ABSTRACT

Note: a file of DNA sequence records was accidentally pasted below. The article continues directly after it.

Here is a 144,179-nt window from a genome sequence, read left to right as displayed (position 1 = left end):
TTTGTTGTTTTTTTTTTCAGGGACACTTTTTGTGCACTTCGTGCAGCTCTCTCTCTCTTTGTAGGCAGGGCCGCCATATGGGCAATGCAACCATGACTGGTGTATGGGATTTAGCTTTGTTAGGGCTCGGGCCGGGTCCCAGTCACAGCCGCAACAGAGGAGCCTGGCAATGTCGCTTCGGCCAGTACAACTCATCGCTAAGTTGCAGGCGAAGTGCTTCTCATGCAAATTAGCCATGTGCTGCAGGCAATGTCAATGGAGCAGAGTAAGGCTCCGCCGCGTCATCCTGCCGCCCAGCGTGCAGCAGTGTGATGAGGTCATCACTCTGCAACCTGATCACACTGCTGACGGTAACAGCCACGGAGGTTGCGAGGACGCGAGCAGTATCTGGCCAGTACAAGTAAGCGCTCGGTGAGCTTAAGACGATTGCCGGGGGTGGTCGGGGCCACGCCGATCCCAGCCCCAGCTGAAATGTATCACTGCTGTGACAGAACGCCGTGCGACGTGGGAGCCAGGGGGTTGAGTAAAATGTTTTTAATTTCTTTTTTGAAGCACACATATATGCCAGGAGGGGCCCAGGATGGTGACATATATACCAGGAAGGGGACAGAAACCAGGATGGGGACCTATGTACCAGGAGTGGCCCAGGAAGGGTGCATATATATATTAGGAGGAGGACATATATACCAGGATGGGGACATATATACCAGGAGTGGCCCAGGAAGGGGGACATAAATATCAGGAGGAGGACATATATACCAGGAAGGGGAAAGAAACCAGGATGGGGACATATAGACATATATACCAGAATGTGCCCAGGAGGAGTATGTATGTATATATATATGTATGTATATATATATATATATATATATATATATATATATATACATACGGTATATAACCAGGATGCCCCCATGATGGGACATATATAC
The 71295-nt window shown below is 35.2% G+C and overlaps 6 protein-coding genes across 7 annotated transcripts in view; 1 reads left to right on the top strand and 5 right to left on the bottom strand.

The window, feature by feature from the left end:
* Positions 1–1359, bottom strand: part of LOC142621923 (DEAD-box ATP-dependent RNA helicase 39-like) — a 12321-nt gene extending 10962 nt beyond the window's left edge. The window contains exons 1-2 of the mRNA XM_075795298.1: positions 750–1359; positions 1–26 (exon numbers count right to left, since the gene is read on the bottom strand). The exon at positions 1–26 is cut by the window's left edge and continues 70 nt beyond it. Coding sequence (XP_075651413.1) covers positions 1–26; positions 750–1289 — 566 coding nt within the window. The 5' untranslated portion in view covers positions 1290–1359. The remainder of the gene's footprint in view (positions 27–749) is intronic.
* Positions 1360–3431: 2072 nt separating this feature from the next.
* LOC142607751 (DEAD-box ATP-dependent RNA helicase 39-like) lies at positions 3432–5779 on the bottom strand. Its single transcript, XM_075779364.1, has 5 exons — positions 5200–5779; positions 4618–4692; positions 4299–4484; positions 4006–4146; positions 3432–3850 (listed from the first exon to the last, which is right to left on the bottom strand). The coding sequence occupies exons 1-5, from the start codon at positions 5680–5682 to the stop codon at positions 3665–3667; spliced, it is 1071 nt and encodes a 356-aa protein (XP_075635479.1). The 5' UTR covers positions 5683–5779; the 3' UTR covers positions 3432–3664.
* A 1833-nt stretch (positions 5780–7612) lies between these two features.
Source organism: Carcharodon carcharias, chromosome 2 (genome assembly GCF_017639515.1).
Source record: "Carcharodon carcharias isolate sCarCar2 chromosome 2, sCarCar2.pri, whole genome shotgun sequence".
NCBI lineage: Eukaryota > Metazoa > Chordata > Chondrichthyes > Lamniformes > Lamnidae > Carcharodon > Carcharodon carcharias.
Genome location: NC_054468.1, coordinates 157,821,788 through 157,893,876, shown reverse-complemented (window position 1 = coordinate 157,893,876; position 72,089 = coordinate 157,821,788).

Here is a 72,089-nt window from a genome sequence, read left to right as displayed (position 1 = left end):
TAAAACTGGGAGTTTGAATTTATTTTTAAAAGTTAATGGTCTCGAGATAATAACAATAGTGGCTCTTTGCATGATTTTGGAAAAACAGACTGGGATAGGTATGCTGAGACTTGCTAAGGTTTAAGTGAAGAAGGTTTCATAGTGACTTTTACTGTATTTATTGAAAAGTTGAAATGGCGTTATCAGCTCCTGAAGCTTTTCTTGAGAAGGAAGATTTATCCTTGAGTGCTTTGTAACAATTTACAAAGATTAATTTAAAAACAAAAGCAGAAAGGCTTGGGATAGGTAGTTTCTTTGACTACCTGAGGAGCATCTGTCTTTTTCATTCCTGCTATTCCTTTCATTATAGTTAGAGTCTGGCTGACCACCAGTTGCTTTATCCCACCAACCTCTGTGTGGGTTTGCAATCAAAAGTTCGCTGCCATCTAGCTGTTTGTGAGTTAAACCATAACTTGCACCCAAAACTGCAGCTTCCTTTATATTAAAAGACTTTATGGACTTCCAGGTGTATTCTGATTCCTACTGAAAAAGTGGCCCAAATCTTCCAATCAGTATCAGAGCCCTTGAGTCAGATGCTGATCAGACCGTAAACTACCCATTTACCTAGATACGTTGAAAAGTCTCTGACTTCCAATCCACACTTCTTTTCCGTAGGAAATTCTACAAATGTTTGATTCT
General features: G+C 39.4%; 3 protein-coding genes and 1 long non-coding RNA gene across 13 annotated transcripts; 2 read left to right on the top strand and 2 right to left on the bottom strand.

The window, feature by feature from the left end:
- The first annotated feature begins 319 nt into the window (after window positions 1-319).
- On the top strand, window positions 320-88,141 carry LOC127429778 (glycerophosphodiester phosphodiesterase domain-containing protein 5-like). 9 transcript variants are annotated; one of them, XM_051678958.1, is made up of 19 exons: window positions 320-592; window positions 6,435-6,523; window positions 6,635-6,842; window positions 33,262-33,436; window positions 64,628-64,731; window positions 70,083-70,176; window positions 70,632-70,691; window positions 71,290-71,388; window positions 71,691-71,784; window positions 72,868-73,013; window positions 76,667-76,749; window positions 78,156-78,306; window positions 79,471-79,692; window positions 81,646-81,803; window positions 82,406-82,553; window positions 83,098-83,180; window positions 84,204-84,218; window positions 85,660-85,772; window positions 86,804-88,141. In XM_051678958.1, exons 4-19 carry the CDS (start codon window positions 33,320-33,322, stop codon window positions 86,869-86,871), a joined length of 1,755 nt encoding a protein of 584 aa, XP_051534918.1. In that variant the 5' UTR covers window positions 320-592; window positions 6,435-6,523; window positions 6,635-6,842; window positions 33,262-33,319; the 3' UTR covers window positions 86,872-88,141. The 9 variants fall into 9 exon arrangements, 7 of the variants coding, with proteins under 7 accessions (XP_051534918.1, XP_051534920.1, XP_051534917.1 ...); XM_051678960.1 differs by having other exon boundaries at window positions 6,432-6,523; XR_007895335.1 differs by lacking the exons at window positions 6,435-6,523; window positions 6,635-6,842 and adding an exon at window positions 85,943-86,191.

Music became a literary vice during the ebullient Romantic years, when its fluidity and vague sensuous appeal elicited from writers responses that suggested a visual rather than an aural appreciation. Honore de Balzac's approach to the art often left the novelist behind the philosopher. Because translation and commentary mutilate, he chose to incorporate the suggestive energies of music into a context that outstripped analysis. The references to music in separate works end by embracing a broader concept, the way Balzac's individual novel becomes a chapter in the human epic. More than seeing himself as a literary amateur in music, which he was and honestly admitted, Balzac preferred to see himself as a musical amateur in literature. In his undertaking to discover the total communion of man and nature, Balzac responded to every stage and function of reality and dream suggested to him by his various musical experiences.